Heroes in Proving the Value of Imaging: Part 1

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Heroes in Proving the Value of Imaging is an occasional series about advocates for the profession who are working to enhance radiology through research, governmental affairs, humanitarian efforts, and more. In Part 1, ImagingBiz speaks with academic leader Bruce Hillman, MD.
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Bruce Hillman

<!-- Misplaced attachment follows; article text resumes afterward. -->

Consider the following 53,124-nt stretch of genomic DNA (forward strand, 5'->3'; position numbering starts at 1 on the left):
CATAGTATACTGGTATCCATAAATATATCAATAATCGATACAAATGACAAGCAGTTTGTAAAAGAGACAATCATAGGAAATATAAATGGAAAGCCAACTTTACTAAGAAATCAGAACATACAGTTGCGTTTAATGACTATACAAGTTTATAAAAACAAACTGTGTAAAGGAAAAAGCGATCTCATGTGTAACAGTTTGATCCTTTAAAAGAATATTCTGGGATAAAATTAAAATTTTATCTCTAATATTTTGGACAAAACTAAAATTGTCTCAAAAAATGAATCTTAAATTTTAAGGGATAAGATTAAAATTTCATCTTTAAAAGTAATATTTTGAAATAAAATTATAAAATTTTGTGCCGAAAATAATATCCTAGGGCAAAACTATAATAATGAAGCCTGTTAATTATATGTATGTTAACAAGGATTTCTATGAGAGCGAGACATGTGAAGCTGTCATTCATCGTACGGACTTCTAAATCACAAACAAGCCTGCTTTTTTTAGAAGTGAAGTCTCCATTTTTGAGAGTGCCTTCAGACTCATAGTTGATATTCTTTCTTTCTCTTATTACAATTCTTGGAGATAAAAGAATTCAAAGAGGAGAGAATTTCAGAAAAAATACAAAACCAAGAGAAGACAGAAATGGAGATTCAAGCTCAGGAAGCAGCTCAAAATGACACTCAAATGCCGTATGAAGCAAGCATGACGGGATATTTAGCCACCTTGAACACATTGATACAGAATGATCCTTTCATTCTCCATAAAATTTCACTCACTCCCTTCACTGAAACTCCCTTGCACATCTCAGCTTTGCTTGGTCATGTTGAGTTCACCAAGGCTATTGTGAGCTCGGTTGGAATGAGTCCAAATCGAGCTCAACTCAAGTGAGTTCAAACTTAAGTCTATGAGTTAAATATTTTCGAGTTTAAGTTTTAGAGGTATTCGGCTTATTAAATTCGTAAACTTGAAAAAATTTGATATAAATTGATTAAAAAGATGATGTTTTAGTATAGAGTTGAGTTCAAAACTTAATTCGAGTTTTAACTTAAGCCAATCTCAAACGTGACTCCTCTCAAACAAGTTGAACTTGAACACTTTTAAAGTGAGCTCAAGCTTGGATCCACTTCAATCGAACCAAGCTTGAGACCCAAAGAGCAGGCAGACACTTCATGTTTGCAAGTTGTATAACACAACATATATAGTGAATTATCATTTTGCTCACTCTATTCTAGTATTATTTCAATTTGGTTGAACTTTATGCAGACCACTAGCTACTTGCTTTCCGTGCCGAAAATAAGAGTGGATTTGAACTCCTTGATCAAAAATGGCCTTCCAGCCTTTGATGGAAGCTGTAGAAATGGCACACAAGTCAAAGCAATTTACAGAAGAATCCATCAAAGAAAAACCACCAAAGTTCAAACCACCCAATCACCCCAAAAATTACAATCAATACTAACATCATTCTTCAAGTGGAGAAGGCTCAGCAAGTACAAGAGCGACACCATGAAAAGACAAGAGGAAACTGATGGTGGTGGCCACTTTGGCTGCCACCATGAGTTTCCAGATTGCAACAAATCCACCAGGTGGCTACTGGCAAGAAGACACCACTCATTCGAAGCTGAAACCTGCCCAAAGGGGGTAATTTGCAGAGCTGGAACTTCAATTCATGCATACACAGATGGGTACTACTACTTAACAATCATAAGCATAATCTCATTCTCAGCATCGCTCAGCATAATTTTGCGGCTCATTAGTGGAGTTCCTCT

The academicians best positioned to advance the science of imaging and help prove its value are those most willing to embrace, as research partners, specialists in fields outside radiology, according to Bruce Hillman MD, FACR, Theodore E. Keats professor of radiology and professor of public health sciences at the University of Virginia, Charlottesville. “I enjoy what I do. Research presents me with great challenges—and I happen to love great challenges. Fortunately for me, the challenges inherent in this type of research often turn out to be the most interesting part of each project.” —Bruce Hillman, MD “Today, if you really want to make a major contribution to imaging’s knowledge base, your research needs to be conducted using a multidisciplinary approach,” Hillman says. “This is true whether your aim is basic laboratory research, clinical trials, or socioeconomic research.” In order to embark successfully on multidisciplinary research, however, “You must first possess investigatory skills equal to those possessed by your partners in those other disciplines,” Hillman says. Other important attributes for researchers are an ability to think critically, solve problems, and write cogently, he adds. “All three of these skills come into play because one of the challenges of research, nowadays, is that you have to be able to communicate complex concepts fluently, so that your ideas and arguments are understandable by peers, colleagues, and even others outside the scientific community,” Hillman says. Proud of His Roles Communicating in lucid, persuasive terms has never been difficult for Hillman, editor-in-chief of the Journal of the American College of Radiology: JACR (a post that he accepted five years ago) and former editor-in-chief of Investigative Radiology and Academic Radiology. (Hillman helped launch both JACR and Academic Radiology.) Communication and clarity of thought have been Hillman hallmarks throughout the more than 1645 studies that he has written or cowritten for major medical publications. There is little wonder, then, that Hillman was named RSNA 2007 Outstanding Researcher of the year, an award recognizing an individual who has made original and significant contributions to the field of radiology or radiologic sciences throughout a career of research. Hillman, a member of the ACR Board of Chancellors, also emerged as a recipient of the George C. Marshall Memorial Fund Fellowship and the John A. Hartford Foundation Fellowship. A Pew Memorial Trust Fellowship honoree, he is an honorary member of the Society for Imaging Informatics in Medicine. When it comes to accomplishments, Hillman is most proud of the pivotal role that he played in transforming a small radiology research program at the University of Virginia into one of the nation’s more productive scientific investigatory units during his turn as chair of the radiology department there. He also helped start a number of other programs aimed at drawing fresh faces into imaging research, such as the Introduction to Research Program jointly sponsored by RSNA, the American Roentgen Ray Society, and the Association of University Radiologists (AUR); the Picker–AUR Young Faculty Academic Development Program; and the GE–AUR Radiology Research Academic Fund. Important Legacy Hillman’s name as a researcher is indelibly linked with numerous studies dealing with the issue of self-referral. Beginning in the early 1990s, he wrote a series of articles on that subject (which the New England Journal of Medicine and JAMA were among the most prominent publications to carry), and these were widely credited with favorably influencing changes in state and federal laws. His ultimate legacy in research, however, may well be his work in establishing the ACR Imaging Network (ACRIN), the clinical-trial cooperative group funded by the National Cancer Institute of the National Institutes of Health (NIH), which he led for nine years. “ACRIN provides us an infrastructure that enables our specialty to compete hard and effectively in the clinical research arena, with rigorous research, multicenter studies, and generalizable studies—some of which are influencing payment policies in ways that traditional radiology research has never been able to do,” Hillman says, as ACRIN chair and principal investigator from 1999-2007. “For example, through ACRIN, we have (to date) worked on over 30 studies and have received more than $250 million in NIH grant funding.” Three of ACRIN's most important studies, according to Hillman, were the Digital Mammographic Imaging Screening Trial (DMIST), the National CT Colonography Trial, and the National Oncologic PET Registry. DMIST, he explains, influenced not only how mammography is performed in the United States, but also how its providers are reimbursed. The National CT Colonography Trial, meanwhile, remains important as state and federal governments and private payors grappled with questions of how to pay for CT colonography, and to what extent. “Ours was the big decider trial, the one that brought this screening tool to the forefront and that paved the way for the American Cancer Society to declare it a front-line screening technique,” Hillman says. The National Oncologic PET Registry project was one that ACRIN designed and managed. Hillman says, “Earlier this January, I saw that CMS is now proposing to open many, many more reimbursed applications for PET as a cancer diagnostic tool, based on data aggregated and analyzed by the National Oncologic PET Registry.” A more recent ACRIN effort, still in progress, is the National Lung Screening Trial. “Our findings are eagerly awaited owing to their potentially huge social and financial implications,” Hillman says. Hooked on Research Hillman, a Florida native who grew up in Miami Beach, says that he found his way into research by having the good fortune to meet the right people at the right times in the right places, beginning with medical school at the University of Rochester (he graduated in 1973) and extending into a one-year internal-medicine internship at George Washington University. “I originally had the notion of becoming a general-practice physician, possibly in a small city,” he says. At Rochester, however, he was recruited to help a member of the pediatric faculty conduct survey research on community-based health centers. “I wrote and published a paper on the findings,” Hillman recalls. “After that, I was hooked.” His clinical interest eventually shifted to radiology, and he undertook residency in that specialty at the Peter Bent Brigham Hospital (now Brigham and Women’s Hospital) in Boston, where he soon found himself named an NIH research fellow. “The Brigham was one of the very few learning sites that had NIH funding for the training of young radiology researchers,” he says. During the year that followed, Hillman kept up with his research interests by participating in various laboratory and clinical investigations. His fellowship training ended in 1978, by which time Hillman had decided to devote himself to an academic career. First to offer him a position (which he accepted) was the University of Arizona. “In addition to clinical work, my job was to help develop the radiology department’s research laboratory,” Hillman says. Current Projects Today, Hillman’s focus is on the administrative side of research. Most prominently, he serves as chief scientific officer of ACR Image Metrix. “ACR Image Metrix is an imaging contract research organization that leverages the ACR’s more than 40 years of experience in coordinating large-scale clinical research to accelerate advances in radiologic care and fund future research to benefit patients,” he explains. “Our enterprise offers a complete menu of imaging contract research organization services, from study design to design of electronic data forms and image archiving to image interpretation and quantitation.” ACR Image Metrix shares its Philadelphia headquarters with the ACR’s clinical research division, which has provided administrative, data management, IT, image archival, and statistical support for more than 500 clinical research studies. “The ACR’s clinical research programs are among the largest recipients of federal medical research grants and have an established reputation for handling large-scale clinical trials involving up to 50,000 patients and some 20 million images at a time,” Hillman says. “ACR Image Metrix enhances this reputation by providing support to pharmaceutical companies, biotechnology firms, and medical-device manufacturers seeking FDA approval to bring new drugs, therapies, and medical devices to market.” The idea for ACR Image Metrix came to Hillman a few years after starting ACRIN. “I saw an opportunity to create a new revenue stream beyond grants for ACRIN and we moved forward from there,” he says. “Today, we’re doing very well. We have a fairly large number of contracts, and are selling services at a brisk clip.” Confidentiality agreements preclude Hillman from divulging details about what is being studied and for whom, with a few exceptions. One is a contract held with Nashua, NH-based iCAD Inc, which is relying on ACR Image Metrix for help in proving to the FDA that a number of its newest, most innovative computer-assisted detection technologies are safe and effective. Reflecting on the breadth, depth, and fruits of his research career, Hillman insists that he has been less a man with a mission than simply a man with a passion for exploring and answering provocative, important questions about imaging. “I enjoy what I do,” he says. “Research presents me with great challenges. Fortunately for me, the challenges inherent in this type of research often turn out to be the most interesting part of each project.” He continues, “Is there something I’m hoping to accomplish with all of this? Yes, I hope to move our field forward,” he says. “Take ACRIN, for instance. It has presented me with many, many challenges—challenges of all types and sizes. Early on, there was no model for conducting multicenter clinical research in radiology, so a major challenge was to invent the model. What would it look like? What rules would underpin it? What would be the incentives for participation?” Hillman recalls, “Later on, the challenges were along the lines of securing sizable sums of extra funding for our largest and most important trials when the base funding proved wholly inadequate. There were also the challenges of dealing with the sharp-elbowed politics surrounding some of the hot-button issues our research touched upon. This is what I love about imaging research. It’s what makes slowing down or altogether stepping away from it something I’m in no hurry to do.”